Personal Branding: Why You Need To Start Giving Speeches

When I am working with a client to create a brand-building campaign, I suggest many different tactics. These tactics include everything from social media to book publishing, from TV appearances to article writing campaigns. One of the tactics that I always seem to get pushback on is the idea of public speaking--whether at seminars or other events. Of course, it is perfectly understandable that many people don’t love the idea of public speaking. In fact, just the phrase “public speaking” takes many of us back to speech class in high school or college--and for most of us, it’s not a positive memory. But the truth is that speaking at a seminar or a conference is a uniquely powerful personal branding tool and should be seriously considered by anyone who is serious about building their brand. Not convinced? Below are three good reasons public speaking needs to be part of your branding campaign.

1) Public speaking brands you as an expert.  Think about the last time you attended a seminar that featured a speaker. Without even thinking about it, you granted the speaker “expert” status in your mind, didn’t you? We naturally assume that someone qualified to address a large group on a specific topic knows what they are talking about--which is why making a speech is such a good idea. When you speak on a topic, you become an expert in that subject.  

2) Public speaking dramatically increases your credibility.  How much competition do you face in your market?  If you’re a dentist, how many other dentists are there in your city?  If you’re a CPA, how many other CPAs are there in your market? The number is probably high. Now, of those competitors, how many of them are sought-after speakers? How many are considered a leading authority in their line of work? By pursuing speaking opportunities, you differentiate yourself from the vast majority of your competition.

3) Public speaking is like networking on steroids.  Do you ever attend networking events?  If so, you’re familiar with the routine--shake hands, swap cards, move on to the next person. If you are lucky, you’ll leave a networking event with a handful of connections and maybe one real prospect. Speaking, on the other hand, gives you a chance to tell your story and share your expertise with a large audience. And in my experience, the members of the audience that are most interested in your services (in other words, the best prospects in the room), tend to seek you out afterwards and engage in conversation. When you’re finished, you’ll often walk away with several great prospects eager to do business. And, you’ll already have sold them on your qualifications just by showing up to speak!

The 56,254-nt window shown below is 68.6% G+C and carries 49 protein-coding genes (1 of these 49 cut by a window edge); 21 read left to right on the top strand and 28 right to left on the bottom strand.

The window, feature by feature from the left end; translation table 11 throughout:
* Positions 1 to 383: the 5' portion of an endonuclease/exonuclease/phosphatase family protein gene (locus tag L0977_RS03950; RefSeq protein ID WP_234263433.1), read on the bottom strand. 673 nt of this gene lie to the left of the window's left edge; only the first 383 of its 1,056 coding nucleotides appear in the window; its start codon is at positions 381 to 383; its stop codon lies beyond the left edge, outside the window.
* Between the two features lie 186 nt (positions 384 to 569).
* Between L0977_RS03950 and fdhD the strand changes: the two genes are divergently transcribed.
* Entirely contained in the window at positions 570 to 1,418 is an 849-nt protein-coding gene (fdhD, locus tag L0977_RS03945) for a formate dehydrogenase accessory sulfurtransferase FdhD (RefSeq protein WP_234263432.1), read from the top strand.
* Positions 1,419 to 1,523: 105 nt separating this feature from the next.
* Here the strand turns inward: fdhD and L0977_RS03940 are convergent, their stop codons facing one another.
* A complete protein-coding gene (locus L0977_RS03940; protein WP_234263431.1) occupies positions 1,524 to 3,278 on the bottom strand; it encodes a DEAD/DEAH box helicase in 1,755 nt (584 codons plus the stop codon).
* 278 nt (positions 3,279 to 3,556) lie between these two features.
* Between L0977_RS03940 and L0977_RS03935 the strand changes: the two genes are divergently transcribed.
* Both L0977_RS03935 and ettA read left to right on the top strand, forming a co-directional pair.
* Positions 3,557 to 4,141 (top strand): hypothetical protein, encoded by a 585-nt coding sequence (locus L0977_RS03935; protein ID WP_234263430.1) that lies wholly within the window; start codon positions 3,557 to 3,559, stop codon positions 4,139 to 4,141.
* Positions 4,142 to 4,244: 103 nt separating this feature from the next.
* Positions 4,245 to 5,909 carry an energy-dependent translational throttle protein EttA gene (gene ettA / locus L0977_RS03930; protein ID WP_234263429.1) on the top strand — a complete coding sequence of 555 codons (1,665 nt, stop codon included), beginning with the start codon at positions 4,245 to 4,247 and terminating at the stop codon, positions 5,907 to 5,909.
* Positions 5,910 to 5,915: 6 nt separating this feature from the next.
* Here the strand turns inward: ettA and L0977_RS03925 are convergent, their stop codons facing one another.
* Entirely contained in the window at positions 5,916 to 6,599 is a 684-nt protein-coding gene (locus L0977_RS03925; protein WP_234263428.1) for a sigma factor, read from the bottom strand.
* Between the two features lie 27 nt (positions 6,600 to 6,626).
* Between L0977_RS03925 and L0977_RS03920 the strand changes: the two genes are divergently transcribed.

Public speaking is an incredibly powerful way to brand yourself as an expert in your field. It’s a great way to increase your credibility, and it can even be a direct source of new business. What are you waiting for? 

JW Dicks (@jwdicks) & Nick Nanton (@nicknanton) are best-selling authors who consult for small- and medium-sized businesses on how to build their business through Personality Driven Marketing, Personal Brand Positioning, Guaranteed Media, and Mining Hidden Business Assets. They offer free articles, white papers, and case studies at their website. Jack and Nick have been featured in The New York Times, The Wall Street Journal, USA Today, Newsweek, FastCompany.com, and many more media outlets. 

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3 Comments

  • adedoyin adebayo

    You are very right. I started my personal branding campaign by standing up to speak in my office to my fellow colleagues. I moved from their to organizing free training for small businesses of usually 5-7 workers. However, this has helped me to build confidence to speak to thousands of people.

  • Nick Nanton & JW Dicks

    That's a great question, David!  I'll make sure we answer it in one of our blogs in the near future. If it were a one line answer, I'd give it to you, but it's not!  Stay tuned!

  • David Kaiser, PhD

    First, I totally agree, speaking is great, it establishes you as an expert, and you get to meet lots of potential partners, clients, and others.

    Now, what do you tell clients about getting the speaking gig? I would love to do more of this, and I am fiding it slow going thus far. I look forward to your thoughts.

    David Kaiser, PhD
    Executive Coach & CEO
    www.DarkMatterConsulting.com
     
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